Intel’s Haswell Architecture on SAP’s HANA

The development of Intel-based hardware and the adaption by SAP’s HANA continue to improve the applicability of the in-memory technology. The cooperation between the two companies in research and development produces stunning results. Instead of just looking at the raw specifications of the Haswell CPU and it’s application in database servers, I want explain why some of the new features are so important in the HANA case.

First, the overall workload capacity and the performance of HANA depends on the number of cores per socket, the number of sockets per server chassis, the QPI bus speed and the available memory. With Haswell, we can now have a maximum of 144 cores (8×18) on one chassis with up to 12 terabytes of memory. The QPI bus speed, the L1/L2/L3 cache sizes and the very important scan speed of HANA attribute vectors increased by 20% and that has a linear effect on the overall performance of HANA. In several previous blogs we discussed the penalty for spreading data across multiple chassis. This is particularly true for the actual data partitions in an OLTP system. With the new Haswell-based servers we will be able to run all actual data partitions of 99% of all SAP S/4HANA customers on one chassis. The more and more successful compression of data and the intelligent split into actual and historical data, based on business rules, allows for this. A redundant replica of the actual data partition serves as a fast failover system and helps on the other hand to nearly double the workload capacity of the whole system. This is important since I anticipate that more analytical applications (read only) will move to the OLTP system and new applications will anyway have a much more analytical component, increasing the read only workload. The historical data is defined as data which isn’t subject to change any more and new inserts occur only periodically (quarterly, yearly). The database requirements are therefore drastically simplified (no inserts, no updates, no delta management, no back up, massively parallel map & reduce) and a scale out architecture, using cheaper servers, is appropriate.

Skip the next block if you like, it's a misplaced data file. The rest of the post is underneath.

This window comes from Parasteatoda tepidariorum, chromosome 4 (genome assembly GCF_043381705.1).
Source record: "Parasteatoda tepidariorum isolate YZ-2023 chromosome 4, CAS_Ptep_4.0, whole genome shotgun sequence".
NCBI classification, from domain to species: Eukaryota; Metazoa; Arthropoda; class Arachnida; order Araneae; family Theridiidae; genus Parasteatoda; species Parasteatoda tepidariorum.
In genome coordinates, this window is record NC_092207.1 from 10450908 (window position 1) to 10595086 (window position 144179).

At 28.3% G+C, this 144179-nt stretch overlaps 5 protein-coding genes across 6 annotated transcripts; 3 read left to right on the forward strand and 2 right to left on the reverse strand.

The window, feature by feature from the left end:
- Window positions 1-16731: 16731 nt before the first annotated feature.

Second, in SP10 of HANA some of the new features of Haswell are being exploited intensively. As everybody knows one of the great aspects of HANA is that it was designed for in-memory only, using primarily a columnar store with dictionary compression. The attributes of a table are stored as integers with a high compression factor in so-called attribute vectors. HANA still uses a primary key concept, but most data access has shifted from direct access to set operations (accessing a number of rows of a table) and the rows needed are identified via attribute vector scan operations. This is extremely fast (compression, integer operation), completely flexible (every attribute can be used as an index) and there is no need to get a DBA (data base administrator) involved. With the new vector operations in Haswell (AVX2) these scan operations improve significantly (on average close to 50%). Another optimization is the NUMA-aware data distribution and execution. Remember, the fastest access to data still happens when the data is in the memory of the executing CPU. HANA achieves dramatic throughput improvements especially for systems with 8 sockets (greater than 100%).

Third, in S/4HANA we don’t maintain aggregates (totals) any more but calculate them on request on the fly. The “old” predefined aggregates are not so popular any more and the flexibility to aggregate data freely along multiple hierarchies is more important. I know this is against the common practice of the last 50 years in enterprise systems, but it simplifies everything dramatically. The early adopters of S/4HANA all verify this. Since there are no updates of totals anymore, there is no need for database locks (read data for update) and the data entry transactions can now run in parallel with a huge impact on high-volume systems like physical warehouses, order entry systems etc. All what remains are the database inserts, but here HANA has to use an internal lock, when multiple inserts for the same table occur in parallel. Haswell offers now a hardware feature for synchronization (TSX) with which parallel inserts improve up to 5x. I cannot emphasize enough what that means for high-volume transactional systems – it’s a dream.

Internal benchmarks are often of limited value to customers and their real world systems, but when you see a 6x improvement for OLTP processing from an Ivy Bridge system (4 sockets) with HANA SP08 to a Haswell system (4 sockets) with HANA SP10, you can only congratulate the engineers of both companies on the work they have done. I can’t wait to see these systems in production at our customer sites or in the cloud. If there was any question about the viability of in-memory database systems, here is the answer. By the way, the pricing looks very attractive, but I have to leave this to the market.

Source: Hasso Plattner Blog


Tags: HANA , Processor, architecture, CISC, RISC, x86, HASWELL
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